What I didn’t see is the other side of the work I was doing…

Several years ago now, I went with Matthew to his work Christmas party. I thought all day about my outfit- a black textured mini skirt, a red tank and black cardigan… with tights and high hot heels. I worked really hard to look pretty and professional. I went in there rocking that goal, but failing on the courage front. I walked into a room of people that I felt inferior too, I felt insecure and not smart. I knew that they were all professionals, engineers and project managers. I felt small and unimportant. I see now and I saw then that there were people who purposefully treated me that way as well. I almost left several times, and if you know me I love social scenes. I remember going into the bathroom and sometime after finding this woman and we talked most of the night away. I remember sitting with a coworker of Matthew’s who is funny and needed a place to feel welcome too. We talked and drank a little wine and ate rolls…

Fast forward to a few weeks ago…

Matthew’s boss sat next to me at the Golf Classic, as it wound down. He told me he had to tell me something. After I had introduced him to my dad he told me he knew I wouldn’t remember but… a few years back at the Christmas Party he and his wife came. She came in from Syracuse to be there and she felt insecure, small and not really smart like all of those engineers and project managers. She and I connected and chatted most of the evening and connected on the SAHM level. We both felt that our work wasn’t like the work the people in that room did, that were just hang out with littles. I remember not feeling so alone when we sat together. I look back now and wish I could have told us we were silly to feel that way… but it took this long to learn that and know it.

Soon after that party Madeline was diagnosed and very quickly headed out to heaven. He told his wife that it was my daughter, the Erin she sat with and talked about parenting and mom-hood with. He told me they were both very upset and sad. I said thank you. I confessed that I had felt that way, that I felt inferior… like my work didn’t matter. He told me he knows that his wife was doing the BIG work. He knew that she was doing the important work and he knew it was hard. He sounded like he loved and admired his wife. It was refreshing.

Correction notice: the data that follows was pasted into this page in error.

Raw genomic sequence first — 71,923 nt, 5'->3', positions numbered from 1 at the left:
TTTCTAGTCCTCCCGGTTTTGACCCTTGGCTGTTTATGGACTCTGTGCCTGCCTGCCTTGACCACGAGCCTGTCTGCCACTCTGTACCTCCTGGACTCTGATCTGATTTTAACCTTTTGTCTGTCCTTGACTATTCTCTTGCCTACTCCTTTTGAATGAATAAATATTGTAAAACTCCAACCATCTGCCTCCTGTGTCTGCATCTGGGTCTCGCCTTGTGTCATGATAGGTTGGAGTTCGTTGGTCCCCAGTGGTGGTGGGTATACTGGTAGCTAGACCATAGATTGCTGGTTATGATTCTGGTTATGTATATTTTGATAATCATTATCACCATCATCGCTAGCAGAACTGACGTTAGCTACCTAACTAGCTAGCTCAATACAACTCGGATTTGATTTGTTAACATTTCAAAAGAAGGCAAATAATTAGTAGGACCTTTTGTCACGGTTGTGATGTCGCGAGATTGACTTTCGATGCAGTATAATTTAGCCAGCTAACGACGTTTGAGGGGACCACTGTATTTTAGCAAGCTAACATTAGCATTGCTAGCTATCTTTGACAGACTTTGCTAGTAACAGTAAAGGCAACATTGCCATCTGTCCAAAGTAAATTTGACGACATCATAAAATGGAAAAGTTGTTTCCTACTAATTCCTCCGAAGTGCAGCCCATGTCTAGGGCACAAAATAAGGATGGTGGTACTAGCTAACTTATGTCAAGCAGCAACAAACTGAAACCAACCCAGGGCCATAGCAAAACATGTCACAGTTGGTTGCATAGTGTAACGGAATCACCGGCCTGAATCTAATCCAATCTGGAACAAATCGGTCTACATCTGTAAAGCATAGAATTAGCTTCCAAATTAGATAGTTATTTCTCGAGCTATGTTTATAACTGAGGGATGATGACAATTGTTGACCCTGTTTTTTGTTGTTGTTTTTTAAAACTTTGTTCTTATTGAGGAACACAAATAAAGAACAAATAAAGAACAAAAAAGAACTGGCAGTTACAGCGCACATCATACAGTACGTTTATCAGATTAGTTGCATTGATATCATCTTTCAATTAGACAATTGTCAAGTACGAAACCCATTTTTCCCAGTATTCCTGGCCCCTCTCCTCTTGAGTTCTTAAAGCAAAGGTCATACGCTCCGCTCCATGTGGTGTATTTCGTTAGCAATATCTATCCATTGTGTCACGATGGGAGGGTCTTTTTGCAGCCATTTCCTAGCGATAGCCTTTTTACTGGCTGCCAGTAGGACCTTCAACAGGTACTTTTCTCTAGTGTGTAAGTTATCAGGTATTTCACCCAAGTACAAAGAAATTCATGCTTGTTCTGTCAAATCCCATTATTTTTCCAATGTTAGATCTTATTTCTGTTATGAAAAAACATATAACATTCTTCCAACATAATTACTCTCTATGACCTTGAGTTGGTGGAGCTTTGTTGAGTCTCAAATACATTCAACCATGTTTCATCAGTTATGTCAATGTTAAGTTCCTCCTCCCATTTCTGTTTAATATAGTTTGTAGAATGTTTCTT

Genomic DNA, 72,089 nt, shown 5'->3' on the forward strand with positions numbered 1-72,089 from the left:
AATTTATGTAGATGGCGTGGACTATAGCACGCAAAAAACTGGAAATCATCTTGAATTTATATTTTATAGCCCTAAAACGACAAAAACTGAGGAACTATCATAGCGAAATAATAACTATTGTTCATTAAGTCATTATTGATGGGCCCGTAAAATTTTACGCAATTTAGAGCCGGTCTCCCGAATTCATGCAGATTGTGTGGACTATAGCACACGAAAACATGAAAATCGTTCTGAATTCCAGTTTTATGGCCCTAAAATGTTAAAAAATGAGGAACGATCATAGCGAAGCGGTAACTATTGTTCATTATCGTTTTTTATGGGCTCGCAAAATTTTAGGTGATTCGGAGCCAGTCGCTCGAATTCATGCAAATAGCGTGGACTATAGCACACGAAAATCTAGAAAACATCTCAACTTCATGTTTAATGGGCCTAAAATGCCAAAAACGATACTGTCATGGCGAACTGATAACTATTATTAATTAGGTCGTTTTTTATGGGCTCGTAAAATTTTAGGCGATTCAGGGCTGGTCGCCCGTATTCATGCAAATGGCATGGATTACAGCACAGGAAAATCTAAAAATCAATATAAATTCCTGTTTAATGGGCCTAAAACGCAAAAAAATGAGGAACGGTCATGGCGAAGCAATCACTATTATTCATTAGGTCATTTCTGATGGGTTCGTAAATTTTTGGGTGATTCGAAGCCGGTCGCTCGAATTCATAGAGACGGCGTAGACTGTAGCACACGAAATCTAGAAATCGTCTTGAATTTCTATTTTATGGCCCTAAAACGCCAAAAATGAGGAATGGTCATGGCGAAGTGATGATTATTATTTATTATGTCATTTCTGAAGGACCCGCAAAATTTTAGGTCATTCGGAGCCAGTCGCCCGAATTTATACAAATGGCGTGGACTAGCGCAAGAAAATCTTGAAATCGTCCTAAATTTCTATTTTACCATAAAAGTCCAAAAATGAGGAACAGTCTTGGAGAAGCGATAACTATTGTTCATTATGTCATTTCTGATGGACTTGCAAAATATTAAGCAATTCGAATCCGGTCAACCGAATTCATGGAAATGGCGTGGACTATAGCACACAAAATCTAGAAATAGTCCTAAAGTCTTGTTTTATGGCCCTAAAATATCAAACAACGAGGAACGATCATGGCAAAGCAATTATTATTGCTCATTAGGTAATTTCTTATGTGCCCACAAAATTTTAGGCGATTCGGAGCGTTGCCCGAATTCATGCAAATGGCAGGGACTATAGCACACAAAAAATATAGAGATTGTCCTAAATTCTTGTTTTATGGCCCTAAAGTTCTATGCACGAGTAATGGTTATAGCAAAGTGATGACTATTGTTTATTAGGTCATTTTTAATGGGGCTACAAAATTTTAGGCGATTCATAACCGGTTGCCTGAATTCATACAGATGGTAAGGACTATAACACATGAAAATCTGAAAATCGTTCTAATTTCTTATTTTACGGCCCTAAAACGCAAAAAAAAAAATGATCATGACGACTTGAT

What I was reminded of in those moments is the BIG work we do as parents. I was reminded to that time, when I felt insecure and small in a group of people who would have rather not talked engineering and projects. I was reminded of the important work I was and am doing…

For I have girls who laugh and live and cry and breathe and grow and give and share and build and get mad… I have really good people. I have these girls who not only have great potty going skills… but they love people. I have girls who know boundaries and naughty tiles are for the birds… who fill buckets more than they empty (we are all human). In all that important parenting work, whether I had been a working momma or Stay-at-home the work is important. Every lesson and smile, every broken and fixed, every little deal or big… was important work.

My only wish is that I had felt and seen and known it before. Every moment is not treasure to me, but it is all important. Every hard day will have a good one to come… so chin up parents- be kind to you and secure in your importance.